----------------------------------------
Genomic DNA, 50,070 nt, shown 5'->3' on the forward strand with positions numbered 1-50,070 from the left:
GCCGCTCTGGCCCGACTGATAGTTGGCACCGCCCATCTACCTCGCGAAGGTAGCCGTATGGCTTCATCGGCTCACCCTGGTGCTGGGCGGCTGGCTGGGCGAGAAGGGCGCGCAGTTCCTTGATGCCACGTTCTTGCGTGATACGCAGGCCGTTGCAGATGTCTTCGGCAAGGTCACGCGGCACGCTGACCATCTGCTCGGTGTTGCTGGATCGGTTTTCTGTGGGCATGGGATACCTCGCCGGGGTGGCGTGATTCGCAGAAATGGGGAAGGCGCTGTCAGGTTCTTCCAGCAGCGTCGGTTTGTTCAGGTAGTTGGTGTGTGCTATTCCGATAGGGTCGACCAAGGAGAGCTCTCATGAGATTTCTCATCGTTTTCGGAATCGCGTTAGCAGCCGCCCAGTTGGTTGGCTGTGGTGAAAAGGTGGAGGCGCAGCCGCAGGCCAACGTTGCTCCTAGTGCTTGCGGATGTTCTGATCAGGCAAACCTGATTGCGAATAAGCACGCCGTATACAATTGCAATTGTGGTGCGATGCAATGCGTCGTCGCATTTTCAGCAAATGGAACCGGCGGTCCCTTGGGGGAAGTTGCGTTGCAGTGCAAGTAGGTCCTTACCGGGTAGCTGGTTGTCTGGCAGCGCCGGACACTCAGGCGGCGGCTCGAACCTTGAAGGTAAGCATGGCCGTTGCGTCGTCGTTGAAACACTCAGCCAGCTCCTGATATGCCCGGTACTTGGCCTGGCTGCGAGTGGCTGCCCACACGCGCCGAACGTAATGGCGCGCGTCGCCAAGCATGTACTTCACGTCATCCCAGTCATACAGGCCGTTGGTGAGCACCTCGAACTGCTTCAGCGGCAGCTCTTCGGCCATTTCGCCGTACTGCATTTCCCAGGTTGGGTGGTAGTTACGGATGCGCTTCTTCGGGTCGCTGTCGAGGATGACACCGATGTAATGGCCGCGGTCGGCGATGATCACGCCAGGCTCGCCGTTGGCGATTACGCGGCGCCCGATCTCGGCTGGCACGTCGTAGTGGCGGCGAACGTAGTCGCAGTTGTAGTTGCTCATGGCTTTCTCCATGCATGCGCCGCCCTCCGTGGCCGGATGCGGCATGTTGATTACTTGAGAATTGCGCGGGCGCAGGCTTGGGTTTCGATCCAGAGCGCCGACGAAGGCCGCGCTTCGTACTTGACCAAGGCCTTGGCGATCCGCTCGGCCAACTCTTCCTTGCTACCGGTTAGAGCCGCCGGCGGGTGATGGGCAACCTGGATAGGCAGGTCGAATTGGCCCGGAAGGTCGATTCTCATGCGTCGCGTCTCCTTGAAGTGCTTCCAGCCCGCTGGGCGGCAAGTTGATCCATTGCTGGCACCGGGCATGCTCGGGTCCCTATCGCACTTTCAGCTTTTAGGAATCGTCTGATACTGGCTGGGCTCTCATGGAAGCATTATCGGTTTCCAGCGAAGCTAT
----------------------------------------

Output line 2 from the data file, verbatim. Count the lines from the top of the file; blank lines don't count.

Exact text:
GCCGCTCTGGCCCGACTGATAGTTGGCACCGCCCATCTACCTCGCGAAGGTAGCCGTATGGCTTCATCGGCTCACCCTGGTGCTGGGCGGCTGGCTGGGCGAGAAGGGCGCGCAGTTCCTTGATGCCACGTTCTTGCGTGATACGCAGGCCGTTGCAGATGTCTTCGGCAAGGTCACGCGGCACGCTGACCATCTGCTCGGTGTTGCTGGATCGGTTTTCTGTGGGCATGGGATACCTCGCCGGGGTGGCGTGATTCGCAGAAATGGGGAAGGCGCTGTCAGGTTCTTCCAGCAGCGTCGGTTTGTTCAGGTAGTTGGTGTGTGCTATTCCGATAGGGTCGACCAAGGAGAGCTCTCATGAGATTTCTCATCGTTTTCGGAATCGCGTTAGCAGCCGCCCAGTTGGTTGGCTGTGGTGAAAAGGTGGAGGCGCAGCCGCAGGCCAACGTTGCTCCTAGTGCTTGCGGATGTTCTGATCAGGCAAACCTGATTGCGAATAAGCACGCCGTATACAATTGCAATTGTGGTGCGATGCAATGCGTCGTCGCATTTTCAGCAAATGGAACCGGCGGTCCCTTGGGGGAAGTTGCGTTGCAGTGCAAGTAGGTCCTTACCGGGTAGCTGGTTGTCTGGCAGCGCCGGACACTCAGGCGGCGGCTCGAACCTTGAAGGTAAGCATGGCCGTTGCGTCGTCGTTGAAACACTCAGCCAGCTCCTGATATGCCCGGTACTTGGCCTGGCTGCGAGTGGCTGCCCACACGCGCCGAACGTAATGGCGCGCGTCGCCAAGCATGTACTTCACGTCATCCCAGTCATACAGGCCGTTGGTGAGCACCTCGAACTGCTTCAGCGGCAGCTCTTCGGCCATTTCGCCGTACTGCATTTCCCAGGTTGGGTGGTAGTTACGGATGCGCTTCTTCGGGTCGCTGTCGAGGATGACACCGATGTAATGGCCGCGGTCGGCGATGATCACGCCAGGCTCGCCGTTGGCGATTACGCGGCGCCCGATCTCGGCTGGCACGTCGTAGTGGCGGCGAACGTAGTCGCAGTTGTAGTTGCTCATGGCTTTCTCCATGCATGCGCCGCCCTCCGTGGCCGGATGCGGCATGTTGATTACTTGAGAATTGCGCGGGCGCAGGCTTGGGTTTCGATCCAGAGCGCCGACGAAGGCCGCGCTTCGTACTTGACCAAGGCCTTGGCGATCCGCTCGGCCAACTCTTCCTTGCTACCGGTTAGAGCCGCCGGCGGGTGATGGGCAACCTGGATAGGCAGGTCGAATTGGCCCGGAAGGTCGATTCTCATGCGTCGCGTCTCCTTGAAGTGCTTCCAGCCCGCTGGGCGGCAAGTTGATCCATTGCTGGCACCGGGCATGCTCGGGTCCCTATCGCACTTTCAGCTTTTAGGAATCGTCTGATACTGGCTGGGCTCTCATGGAAGCATTATCGGTTTCCAGCGAAGCTAT